- Hardware and Windows Minimum Requirements
- Install VMware Server
- Setup Virtual Networks
- Setup Virtual Storage
- Download Oracle Enterprise Linux
Next: Linux Install
This handbook will walk you through the process of creating a two-node Oracle RAC cluster on your own laptop or desktop computer.
A detailed explanation of virtualization is beyond the scope of this lab but here is a simple overview of what we are building:
Hardware Minimum Requirements
Most modern laptop and desktop computers should be powerful enough to run a two-node virtual RAC cluster. In a nutshell, these are the recommended minimums:
- Dual-core 2GHz 32-bit processor (it's been done with single-core)
- 4GB memory (it's been done with 3GB)
- Two physical hard disks - not partitions (it's been done with one)
- External HD for laptops (it's been done with certain USB flash memory sticks)
- 50 GB + 10.5 GB free space (it's been done with slightly less)
- Support files larger than 2GB, e.g. NTFS (it's been done without 2GB file support, on FAT32)
- Windows XP or Vista (Linux & Mac are not directly covered in these instructions, but a supplementary PDF covering VirtualBox can be downloaded)
If your laptop or desktop does not meet these minimum requirements then it is not recommended to try completing the RAC Attack labs. Although it is possible to complete these labs with smaller configurations, there are many potential problems.
|Although we recommend against trying, RAC Attack has been done with: single-core, 3GB memory, one physical hard drive, certain USB flash memory sticks, and less than 60GB of free space.|
- Reboot windows. After this clean boot-up, don't start any unneeded programs - for example email or instant messenger.
If possible, disable virus scanning (so that your antivirus software doesn't try to scan I/O on the virtual machine disks).
Terminate any memory resident programs which are running, especially programs that help big applications "quick-start" (these often use up a lot of memory).
- From the Start menu, choose or type RUN. In the dialog box that appears, type msinfo32.
Select System Summary in the left pane. Scroll down to Processor in the right pane. Verify that you have at least 2 cores and that the speed is at least 2000 Mhz.
- Scroll down to Memory in the right pane. Verify that Installed Physical Memory is at least 4GB. Also, verify that Available Memory is at least 1.4GB. You can terminate programs which run in the foreground and background to increase the Available Memory.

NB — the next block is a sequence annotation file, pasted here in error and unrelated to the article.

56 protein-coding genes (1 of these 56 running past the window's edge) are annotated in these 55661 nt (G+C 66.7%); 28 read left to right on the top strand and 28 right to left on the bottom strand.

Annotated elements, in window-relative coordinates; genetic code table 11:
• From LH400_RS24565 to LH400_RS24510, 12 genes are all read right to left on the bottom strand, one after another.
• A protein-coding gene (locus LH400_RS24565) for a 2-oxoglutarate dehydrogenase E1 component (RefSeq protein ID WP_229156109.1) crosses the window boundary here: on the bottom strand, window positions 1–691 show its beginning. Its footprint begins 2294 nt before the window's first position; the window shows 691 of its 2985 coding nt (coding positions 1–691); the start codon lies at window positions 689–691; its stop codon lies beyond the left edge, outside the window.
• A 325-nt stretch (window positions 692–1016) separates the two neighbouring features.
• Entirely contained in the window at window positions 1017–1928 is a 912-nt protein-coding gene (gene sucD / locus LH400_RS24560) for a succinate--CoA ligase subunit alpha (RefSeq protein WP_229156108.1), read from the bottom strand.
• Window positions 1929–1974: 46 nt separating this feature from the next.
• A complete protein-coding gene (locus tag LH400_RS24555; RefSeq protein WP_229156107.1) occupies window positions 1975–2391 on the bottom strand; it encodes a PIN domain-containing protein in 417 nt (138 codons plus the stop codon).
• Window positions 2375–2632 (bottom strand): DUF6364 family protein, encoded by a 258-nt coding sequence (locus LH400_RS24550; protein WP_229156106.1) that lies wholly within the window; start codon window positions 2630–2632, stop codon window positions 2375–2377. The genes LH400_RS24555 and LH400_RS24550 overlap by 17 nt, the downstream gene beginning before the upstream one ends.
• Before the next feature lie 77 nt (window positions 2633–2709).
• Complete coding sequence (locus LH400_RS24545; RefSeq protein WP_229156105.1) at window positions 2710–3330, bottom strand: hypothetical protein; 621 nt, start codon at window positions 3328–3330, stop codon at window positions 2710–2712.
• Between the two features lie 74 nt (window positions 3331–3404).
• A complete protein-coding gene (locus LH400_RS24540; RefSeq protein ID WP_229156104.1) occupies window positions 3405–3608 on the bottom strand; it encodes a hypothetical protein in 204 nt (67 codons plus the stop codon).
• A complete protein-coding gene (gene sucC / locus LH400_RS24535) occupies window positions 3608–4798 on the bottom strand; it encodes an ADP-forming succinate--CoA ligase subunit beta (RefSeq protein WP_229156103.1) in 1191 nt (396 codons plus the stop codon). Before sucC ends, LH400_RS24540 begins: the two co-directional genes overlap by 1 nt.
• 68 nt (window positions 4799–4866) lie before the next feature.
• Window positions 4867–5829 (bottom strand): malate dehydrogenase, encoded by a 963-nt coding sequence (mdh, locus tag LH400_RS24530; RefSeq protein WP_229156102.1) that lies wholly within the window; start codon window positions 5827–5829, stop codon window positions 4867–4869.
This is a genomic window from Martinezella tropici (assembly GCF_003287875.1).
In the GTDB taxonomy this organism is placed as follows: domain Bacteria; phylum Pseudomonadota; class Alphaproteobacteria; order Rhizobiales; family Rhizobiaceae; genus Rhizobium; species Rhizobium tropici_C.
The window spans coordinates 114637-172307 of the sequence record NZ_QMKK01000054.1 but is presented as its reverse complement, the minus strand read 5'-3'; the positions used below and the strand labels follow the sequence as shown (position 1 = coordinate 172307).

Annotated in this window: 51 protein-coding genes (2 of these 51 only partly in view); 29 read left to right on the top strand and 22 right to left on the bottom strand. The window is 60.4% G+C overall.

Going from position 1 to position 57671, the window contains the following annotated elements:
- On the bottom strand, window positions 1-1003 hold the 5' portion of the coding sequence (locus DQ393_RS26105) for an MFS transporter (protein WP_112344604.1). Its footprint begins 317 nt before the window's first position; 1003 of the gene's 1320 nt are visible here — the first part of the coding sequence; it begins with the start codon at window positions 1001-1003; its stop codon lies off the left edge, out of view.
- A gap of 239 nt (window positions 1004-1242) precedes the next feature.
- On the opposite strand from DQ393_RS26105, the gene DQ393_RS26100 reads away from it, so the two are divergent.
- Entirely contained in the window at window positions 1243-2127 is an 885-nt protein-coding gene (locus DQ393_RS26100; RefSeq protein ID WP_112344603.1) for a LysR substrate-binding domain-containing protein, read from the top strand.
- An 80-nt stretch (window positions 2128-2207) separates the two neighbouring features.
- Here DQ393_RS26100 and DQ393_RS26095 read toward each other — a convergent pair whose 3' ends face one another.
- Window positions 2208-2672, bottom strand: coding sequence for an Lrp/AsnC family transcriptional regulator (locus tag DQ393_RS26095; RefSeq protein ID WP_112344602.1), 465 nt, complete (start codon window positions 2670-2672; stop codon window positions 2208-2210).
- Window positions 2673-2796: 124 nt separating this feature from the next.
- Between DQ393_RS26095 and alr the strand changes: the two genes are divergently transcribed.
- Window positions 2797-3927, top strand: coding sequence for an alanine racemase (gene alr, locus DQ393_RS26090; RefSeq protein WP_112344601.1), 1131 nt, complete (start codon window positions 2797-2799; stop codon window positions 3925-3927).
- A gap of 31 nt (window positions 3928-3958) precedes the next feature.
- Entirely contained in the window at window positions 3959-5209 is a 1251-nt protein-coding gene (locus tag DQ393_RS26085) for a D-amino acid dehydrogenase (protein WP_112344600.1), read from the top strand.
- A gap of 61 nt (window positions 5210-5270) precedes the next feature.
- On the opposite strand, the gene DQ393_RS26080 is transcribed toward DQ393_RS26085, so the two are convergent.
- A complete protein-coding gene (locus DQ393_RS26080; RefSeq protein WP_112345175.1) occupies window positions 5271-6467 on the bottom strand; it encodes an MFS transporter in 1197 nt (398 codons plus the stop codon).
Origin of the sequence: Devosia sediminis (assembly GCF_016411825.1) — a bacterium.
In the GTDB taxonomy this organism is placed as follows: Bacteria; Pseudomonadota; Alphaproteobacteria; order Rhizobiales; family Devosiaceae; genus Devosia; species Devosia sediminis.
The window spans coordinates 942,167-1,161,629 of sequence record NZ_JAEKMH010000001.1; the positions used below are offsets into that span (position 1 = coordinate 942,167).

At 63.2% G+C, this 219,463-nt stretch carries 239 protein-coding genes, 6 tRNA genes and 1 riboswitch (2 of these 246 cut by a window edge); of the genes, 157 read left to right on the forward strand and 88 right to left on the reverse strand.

- In the left pane, choose Components -> Storage -> Disks. Count the number of Disk Drive entries and verify that there are at least two.
Second Hard Disk
|A single hard disk can max out as low as 45 MB/s. (This has been observed during RAC Attack testing.) Typical USB Flash Thumb Drives get very, very poor performance and should not be used. Some USB Flash Thumb Drives are marketed for performance; these typically get a maximum around 30 MB/s. In tests for RAC Attack, USB drives worked well for storing ISO images but somewhat poorly for storing virtual machine files. For a detailed comparison of different connection types, refer to: http://www.pixelbeat.org/speeds.html|
Free Space Requirements
RAC Attack is carefully designed to use three directories and spread out I/O for the best possible responsiveness during labs. You can choose how to spread the directories across your hard disks, and the best configuration may vary depending on your connection and storage type.
|Directory Name||Description||Free Space||Suggested Location|
Oracle RAC Software
|50 GB||Second Hard Disk (not flash)|
|RAC11g-shared||Oracle RAC Data||7.5 GB||Windows Hard Disk*|
|RAC11g-iso||OEL Installation DVD (read-only)||3 GB||Windows Hard Disk*|
*page file is usually on Windows Hard Disk
Note: do not create the RAC11g directory (with OS and Oracle Software) on a Flash Thumb Drive.
|We worked hard to reduce the footprint of RAC Attack, however with 11gR2 it's very difficult to reduce it beyond this.|
RAC Attack requires a local windows user account with a password and with administrative privileges. You may login using a network or password-free account only if the login account has admin privileges and you know the password for a local account which also has admin privileges (and not an empty password).
If your account is not local, or if your account does not have local admin privileges then you can create an admin account by following the directions here.
Creating a Local Admin Account
From the Start menu, choose RUN. In the dialog box that appears, type cmd to launch a command prompt.
On Windows 7 find the "search programs" field at the bottom of the Start menu. Type cmd in but don't run it. Right click on "cmd" then choose to "Run as administrator".
After you have opened the command prompt as an admin user, run the following two commands:
net user admin racattack /add net localgroup administrators admin /add
Verifying the Login Account
- Type net user %username% (if you're using a network or password-free login account then replace %username% with the local password-ed admin account). VERIFY the username, VERIFY that password required is yes, and VERIFY that local group memberships include Administrators.